4. Why do we have aesthetic sensations?

This is an interesting question, but it strikes me as yielding an argument that is distinctly weaker than (3), unless it is just a different way of formulating an aspect of (3) (namely, the aspect of asking how our aesthetic beliefs get their intentionality). Still, the question is puzzling. We see such a very wide variety of things as beautiful: some people, most sunsets, many clouds, sme plants, most jellyfish, most tigers, most galaxies, some proofs, some musical compositions, some ideas, etc. It is odd that there would be an evolutionary benefit from being responsive to these things. The more likely naturalistic story is that this is some sort of a spandrel, maybe a spandrel of our recognition of good mate choices. Note that this story undercuts the attempt to evolutionarily ground our knowledge of beauty—it makes for us having aesthetic sensations but not aesthetic knowledge. That's a problem. But I am also not sure that the wide variety of things we sense as beautiful has enough in common for there to be a plausible story. However, that only yields a God of the gaps argument (not that there is anything intrinsically wrong with that).


James Bejon said...

I'm afraid this is completely unrelated to the argument from beauty. So, if I'm being rude, please feel free (Alex) to delete my post. But I was wondering what people thought about the following question, namely: With a bit of work and detailing of terms, do you think I can get from (1) to (4):

(1) It would be good for a murderer S to be forgiven of his wrongdoings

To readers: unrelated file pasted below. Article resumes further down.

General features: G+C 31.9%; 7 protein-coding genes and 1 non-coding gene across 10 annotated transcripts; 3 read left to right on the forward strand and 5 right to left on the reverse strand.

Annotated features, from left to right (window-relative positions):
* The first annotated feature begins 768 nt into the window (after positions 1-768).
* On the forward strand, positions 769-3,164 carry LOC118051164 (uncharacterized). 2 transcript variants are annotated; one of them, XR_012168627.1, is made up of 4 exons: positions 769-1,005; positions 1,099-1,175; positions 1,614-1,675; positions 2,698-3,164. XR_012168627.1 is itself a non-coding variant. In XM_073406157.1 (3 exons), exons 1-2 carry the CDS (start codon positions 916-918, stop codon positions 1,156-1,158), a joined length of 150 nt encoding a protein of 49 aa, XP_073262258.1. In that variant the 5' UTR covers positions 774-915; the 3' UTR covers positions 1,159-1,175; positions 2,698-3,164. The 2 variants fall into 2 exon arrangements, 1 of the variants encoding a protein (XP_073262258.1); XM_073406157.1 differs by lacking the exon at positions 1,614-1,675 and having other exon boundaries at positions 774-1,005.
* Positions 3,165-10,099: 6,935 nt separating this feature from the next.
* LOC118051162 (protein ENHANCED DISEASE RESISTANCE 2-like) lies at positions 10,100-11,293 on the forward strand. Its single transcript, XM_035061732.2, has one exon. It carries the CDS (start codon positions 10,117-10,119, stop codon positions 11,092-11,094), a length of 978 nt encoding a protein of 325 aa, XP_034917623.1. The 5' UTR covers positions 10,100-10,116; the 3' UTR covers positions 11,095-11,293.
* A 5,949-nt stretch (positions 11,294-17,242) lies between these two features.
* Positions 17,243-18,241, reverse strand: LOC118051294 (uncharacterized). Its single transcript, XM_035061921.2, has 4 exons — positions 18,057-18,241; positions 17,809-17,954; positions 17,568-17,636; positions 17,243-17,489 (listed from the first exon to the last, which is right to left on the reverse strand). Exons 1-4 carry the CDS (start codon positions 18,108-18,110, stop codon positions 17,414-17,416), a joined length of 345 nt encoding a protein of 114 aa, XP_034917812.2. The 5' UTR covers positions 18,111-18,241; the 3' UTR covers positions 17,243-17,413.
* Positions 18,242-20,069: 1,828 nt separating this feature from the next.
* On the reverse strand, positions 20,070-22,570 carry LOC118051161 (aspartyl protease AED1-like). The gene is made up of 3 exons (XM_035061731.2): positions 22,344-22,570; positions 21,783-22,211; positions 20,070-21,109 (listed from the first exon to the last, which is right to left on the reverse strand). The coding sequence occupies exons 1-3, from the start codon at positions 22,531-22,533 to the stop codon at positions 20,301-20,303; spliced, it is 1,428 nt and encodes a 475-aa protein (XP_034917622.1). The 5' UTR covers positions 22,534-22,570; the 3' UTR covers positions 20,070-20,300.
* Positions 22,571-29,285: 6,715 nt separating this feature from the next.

(2) Therefore it must be possible for S to be forgiven of his wrongdoings

(3) Only a being very much like God could plausibly effect such forgiveness

(4) Therefore it is possible that God exists (meaning we have a starting point for some kind of ontological argument).

Or perhaps differently:

(5) Some dictator (S) whose life has been characterised by bloodshed and luxurious living should be punished for his wrongdoings

(6) Therefore it must be possible to punish S

(7) God is the only being who could plausibly be thought to implement such punishment

(8) Therefore it is possible that God exists.


Alexander R Pruss said...

Clever! One worry is that for this to be the start of an ontological argument, you need the being to be like God in respect of necessary existence. But it's not clear that necessary existence is needed for forgiving or punishing, is it? (Maybe only someone who is the ground of being has the right to do these things, though?)

James Bejon said...

Alex: Maybe only someone who is the ground of being has the right to do these things, though?

Maybe. Or maybe, for instance, (5) could be thought to express a necessary truth. In which case, in order for there not to be possible worlds where it's false that such a dictator should be punished, God must exist necessarily?

James Bejon said...

Though, now that I think about it, I don't think this is true..